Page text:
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There is a general two-year time limit (statute of limitations) on filing medical malpractice claims in Pennsylvania, but there are many exceptions to the time limit and factors affecting when the time begins to run. If you believe you may have a medical malpractice claim, contact Philadelphia medical malpractice attorney, Eric Weitz, at the Weitz Firm LLC to schedule a consultation. It is important to consult with an expert to determine the strength of your case and to make sure you preserve your claim because if you wait too long, you may run out of time and you will not be able to file your claim.

Statute of Limitations

In Pennsylvania, the statute of limitations for a medical malpractice claim is two years after the cause of action has accrued. The cause of action accrues presumably at the time the alleged malpractice took place, but there are some exceptions to that. There are also exceptions to the two year limit, so if it has been over two years since your claim accrued seek legal advice from a medical malpractice attorney to determine whether or not you fall within any of the exceptions to the limitation.

Statute of limitations tolled for a minor

Minors are at an unfair advantage when they are injured due to medical malpractice. They are not necessarily mature enough to understand that they are injured or that their injuries were caused by a medical professional’s negligence. For this reason, Pennsylvania provides an exception for minors so that the statute of limitations is tolled until the age of 18. This generally means that a minor’s statute of limitations begins to run when they turn 18 so that they may bring a claim until they turn 20 years old. There are exceptions to this that may give minors an even longer amount of time to bring a claim in some cases.

Discovery rule

For patients who did not know about their injuries, the discovery rule may help them get past the two-year statute of limitations hurdle. Pennsylvania’s discovery rule may extend the amount of time until two years after the injuries are discovered or until a patient reasonably is able to connect the injuries to the alleged medical malpractice. Essentially the statute of limitations does not begin to run until a plaintiff knows or reasonably should know that an injury occurred and that the injury is related to the alleged malpractice. There are also exceptions to the discovery rule, which makes seeking advice from a medical malpractice attorney necessary before you conclude that the statute of limitations has or has not run for your case.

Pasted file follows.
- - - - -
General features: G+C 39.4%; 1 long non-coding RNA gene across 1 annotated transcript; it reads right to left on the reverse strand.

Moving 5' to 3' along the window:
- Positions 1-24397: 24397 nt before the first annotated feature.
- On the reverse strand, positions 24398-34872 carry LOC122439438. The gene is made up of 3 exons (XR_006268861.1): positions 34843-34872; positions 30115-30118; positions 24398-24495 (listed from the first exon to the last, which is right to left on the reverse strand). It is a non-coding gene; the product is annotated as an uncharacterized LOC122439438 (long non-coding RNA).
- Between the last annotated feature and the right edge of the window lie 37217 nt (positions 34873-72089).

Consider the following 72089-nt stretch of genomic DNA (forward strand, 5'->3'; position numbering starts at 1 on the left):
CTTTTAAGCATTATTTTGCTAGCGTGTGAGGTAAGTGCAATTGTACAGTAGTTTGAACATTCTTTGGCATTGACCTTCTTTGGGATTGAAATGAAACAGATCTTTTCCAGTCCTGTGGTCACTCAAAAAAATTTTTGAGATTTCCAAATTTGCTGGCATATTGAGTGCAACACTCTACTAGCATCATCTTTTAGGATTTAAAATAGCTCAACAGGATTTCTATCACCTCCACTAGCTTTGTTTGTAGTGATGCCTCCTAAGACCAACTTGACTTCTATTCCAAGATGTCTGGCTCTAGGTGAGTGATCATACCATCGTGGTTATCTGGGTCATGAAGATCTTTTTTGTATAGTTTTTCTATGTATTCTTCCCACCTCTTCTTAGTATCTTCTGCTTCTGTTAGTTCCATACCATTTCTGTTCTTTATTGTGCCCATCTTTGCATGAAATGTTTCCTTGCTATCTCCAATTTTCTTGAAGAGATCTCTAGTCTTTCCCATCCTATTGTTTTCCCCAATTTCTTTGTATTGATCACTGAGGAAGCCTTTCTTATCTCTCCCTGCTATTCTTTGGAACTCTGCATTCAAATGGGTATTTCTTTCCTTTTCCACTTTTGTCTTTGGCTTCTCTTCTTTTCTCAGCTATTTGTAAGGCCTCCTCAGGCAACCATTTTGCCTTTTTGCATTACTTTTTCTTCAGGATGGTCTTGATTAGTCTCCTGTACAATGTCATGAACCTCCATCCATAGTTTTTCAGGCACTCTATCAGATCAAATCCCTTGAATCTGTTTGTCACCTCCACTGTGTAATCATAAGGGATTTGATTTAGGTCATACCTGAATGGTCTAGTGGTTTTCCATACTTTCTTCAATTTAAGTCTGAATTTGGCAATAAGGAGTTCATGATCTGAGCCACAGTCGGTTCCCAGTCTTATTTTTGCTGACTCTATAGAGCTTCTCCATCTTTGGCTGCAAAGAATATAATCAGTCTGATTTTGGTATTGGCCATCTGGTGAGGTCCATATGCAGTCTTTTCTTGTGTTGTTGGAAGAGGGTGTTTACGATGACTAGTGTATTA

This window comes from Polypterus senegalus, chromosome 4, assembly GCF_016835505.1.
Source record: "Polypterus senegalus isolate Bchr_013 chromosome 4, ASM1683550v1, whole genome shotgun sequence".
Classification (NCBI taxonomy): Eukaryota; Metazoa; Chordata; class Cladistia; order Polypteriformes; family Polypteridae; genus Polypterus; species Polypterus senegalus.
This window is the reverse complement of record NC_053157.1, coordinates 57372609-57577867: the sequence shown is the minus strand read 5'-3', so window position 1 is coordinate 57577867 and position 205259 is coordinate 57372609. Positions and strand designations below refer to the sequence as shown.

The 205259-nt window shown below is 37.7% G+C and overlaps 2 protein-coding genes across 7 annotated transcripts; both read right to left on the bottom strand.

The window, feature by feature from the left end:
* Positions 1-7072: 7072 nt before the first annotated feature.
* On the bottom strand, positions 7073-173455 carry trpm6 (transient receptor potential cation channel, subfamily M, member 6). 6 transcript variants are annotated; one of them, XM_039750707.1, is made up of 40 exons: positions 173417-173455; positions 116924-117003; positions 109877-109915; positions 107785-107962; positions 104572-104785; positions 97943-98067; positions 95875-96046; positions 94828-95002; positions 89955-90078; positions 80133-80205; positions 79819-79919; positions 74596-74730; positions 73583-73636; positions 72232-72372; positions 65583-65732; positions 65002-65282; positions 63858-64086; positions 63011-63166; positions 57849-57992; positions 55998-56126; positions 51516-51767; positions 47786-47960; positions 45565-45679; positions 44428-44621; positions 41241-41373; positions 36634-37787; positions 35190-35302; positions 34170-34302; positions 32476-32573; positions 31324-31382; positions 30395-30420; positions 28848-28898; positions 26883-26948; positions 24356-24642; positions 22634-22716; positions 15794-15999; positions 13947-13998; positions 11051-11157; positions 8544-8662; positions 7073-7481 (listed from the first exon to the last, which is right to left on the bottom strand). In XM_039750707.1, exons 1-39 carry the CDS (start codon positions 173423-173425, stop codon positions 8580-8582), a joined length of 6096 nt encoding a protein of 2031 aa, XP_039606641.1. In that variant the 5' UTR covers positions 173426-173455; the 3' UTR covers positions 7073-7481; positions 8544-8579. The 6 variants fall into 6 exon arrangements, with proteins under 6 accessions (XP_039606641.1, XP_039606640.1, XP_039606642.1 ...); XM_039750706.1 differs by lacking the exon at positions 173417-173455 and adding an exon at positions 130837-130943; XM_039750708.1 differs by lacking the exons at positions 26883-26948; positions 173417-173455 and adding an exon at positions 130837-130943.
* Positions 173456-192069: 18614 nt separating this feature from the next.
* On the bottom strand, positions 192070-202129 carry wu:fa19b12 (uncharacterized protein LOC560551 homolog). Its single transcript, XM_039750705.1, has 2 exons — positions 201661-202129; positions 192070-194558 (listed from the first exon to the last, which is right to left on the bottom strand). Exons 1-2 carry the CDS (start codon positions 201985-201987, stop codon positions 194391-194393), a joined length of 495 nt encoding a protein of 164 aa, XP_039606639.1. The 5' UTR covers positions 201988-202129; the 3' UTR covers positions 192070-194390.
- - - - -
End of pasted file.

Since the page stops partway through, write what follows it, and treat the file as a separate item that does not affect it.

Statute of repose

Pennsylvania’s statute of repose places limits on the length of time a plaintiff has to bring case even if the discovery rule would apply. The rule provides that no cause of action may be brought after 7 years from the time the alleged malpractice occurred. This applies to the discovery rule in some, but not all cases, so if a plaintiff does not discover the injury until after seven years has passed, he or she may be barred from bringing the case. There are some exceptions such as when the injury involves a minor or someone who was a minor at the time of the alleged malpractice or when a foreign object has been left in a plaintiff’s body from a medical procedure.

These are some basic guidelines for a medical malpractice statute of limitations in Pennsylvania, but it is essential that you understand that there are many exceptions (and exceptions to exceptions) and technicalities to the statute of limitations. There are also other things that may affect the statute of limitations in a case such as a medical professional’s fraudulent concealment of the injury/medical malpractice. Our Philadelphia medical malpractice team at The Weitz Firm LLC is available to review the facts of your case and help you determine what the applicable statute of limitations and exceptions are for your medical malpractice case.

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